They were “Sex and the City,” now they’re “Leave it to Beaver.”
Before the pandemic, Spencer Pariser, 33, a real estate industry executive, and his fiancée Jessica Galvin, 30, who works in asset management, were never home.
“We were the people who were at restaurants for every meal and never sat at our table to eat,” said Pariser.
But a few weeks into lockdown, the couple, who own a loft on Lafayette Street in Nolita, had completely changed their tune.
“Next thing you know Jessica is experimenting with recipes, and we’re having all our dinners at home,” said Pariser. “If we had to eat at home, it was important that the setting was incredible.”
The change in their lifestyles called for a transformation of their then-underutilized dining room.
Pariser tasked interior decorator Brittany Marom to create a modern space infused with a touch of masculinity. The result: a 12-seat vintage glass table, snazzy bar cart, black leather and walnut wood chairs and a 10-bulb geometric light fixture. Works by notable contemporary artists Agnieszka Kurant and Dominic Harris added pops of color.
“It’s definitely the heart of our house,” said Galvin. “We love having friends from our COVID pod come over for small dinners, and even if it’s just Spencer and me, we’ll set a really nice table and light candles. It’s not the restaurant life we were used to, but it may be better.”
Last week, indoor dining at city restaurants reopened at 25 percent capacity. But over the last year, many homebound city dwellers who were suddenly barred from eating out, took a fresh view of the most notoriously underused space in any New York apartment: the dining room.
City-based contractors and interior decorators said that they’ve never seen more demand for dining area revamps.
“Dining areas were the most wasted square footage before COVID, but my clients these days are outfitting them with flatscreen TVs so they can have dinner and movie nights and adding in expensive paneling and beautiful storage,” said Lee Stahl, the president of architecture and renovation firm The Renovated Home.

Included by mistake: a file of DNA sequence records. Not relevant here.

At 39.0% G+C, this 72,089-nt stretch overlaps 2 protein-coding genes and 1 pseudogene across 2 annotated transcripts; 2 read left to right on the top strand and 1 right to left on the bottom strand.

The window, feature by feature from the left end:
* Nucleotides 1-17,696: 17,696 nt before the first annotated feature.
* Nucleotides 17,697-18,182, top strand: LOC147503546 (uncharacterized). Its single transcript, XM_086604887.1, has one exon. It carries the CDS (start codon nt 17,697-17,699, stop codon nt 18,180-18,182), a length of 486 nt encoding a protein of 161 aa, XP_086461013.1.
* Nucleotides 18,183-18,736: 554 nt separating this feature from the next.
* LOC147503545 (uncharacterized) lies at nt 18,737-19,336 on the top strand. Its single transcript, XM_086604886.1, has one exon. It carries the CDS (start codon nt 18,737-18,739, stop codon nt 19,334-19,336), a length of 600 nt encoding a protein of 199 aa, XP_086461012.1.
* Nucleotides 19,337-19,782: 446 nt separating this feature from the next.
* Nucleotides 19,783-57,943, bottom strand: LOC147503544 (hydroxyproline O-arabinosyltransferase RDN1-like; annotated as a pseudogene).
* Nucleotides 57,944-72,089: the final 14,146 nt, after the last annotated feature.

“Dining areas were almost a forgotten part of an apartment, and I wouldn’t see a lot of people who wanted to spend money on doing them up,” added contractor Devon Teape, who has renovated eight dining spaces at a cost of $50,000 and up since the summer. “Now they’re starved for these knockout spaces because they’re in them all the time.”
One such project was for Jackie Martin, who works in banking and moved from Tribeca to a 2,000-square-foot, prewar co-op with a dining room on the Upper East Side last September.
“It was the space that seemed to matter the least because I didn’t use it,” said Jackie. “I cared much more about the living room and bedrooms.”
Her perspective quickly changed. Instead of eating out at restaurants, the dining area is where she sat daily for her three square meals. Her dining table also doubled as her work desk.
“Initially, it was completely enclosed and felt dark, and my idea was to make it bigger and give it a minimalistic chic look,” said Martin. “I wanted to be excited to spend time there since it would be a part of my daily life.”
Teape and his crew knocked down two walls to open up the room, installed recessed lighting to give it a contemporary, airier ambience and put in a new light brown oak-plank floor. Martin also splurged on a sleek chandelier from upscale lighting designer Lindsey Adelman, a set of mosaic dinnerware from Hermès, Christofle cutlery and a Tiffany’s crystal vase that adorns their glossy white dining table.
Today, Martin’s glamorous dining room is the showpiece of her apartment.
“Being in such a nice atmosphere is a special experience that turns every meal into an occasion, especially because we’re not dining out,” she said. “It’s not formal or precious, but we’ve tried to make it fabulous.”
The weekend homes many New Yorkers are now living in full-time are also getting fabulous new feasting areas.
Manhattanites Freddie, 37, and Angie Allen, 34, just completed an overhaul of the dining room in their home in the Narrowsburg, NY, section of the Catskills.
Their designer, Alessandra Iavarone, founder of the design firm The Velvet Maple, helped them outfit it with a 10-seat reclaimed wood table, French bistro-style chairs with sheepskin cushions and a multi-colored patterned rug.
A lighting fixture from South Africa of upside-down white buckets and an industrial-looking bar cart rounds out the modern farmhouse aesthetic.
“I wanted a fantasy dining room where I could entertain and show off what I cook,” said Angie, 34, a human resources executive. “During such a bad time in the world, it’s been a silver lining to have good times in a statement-making dining room.”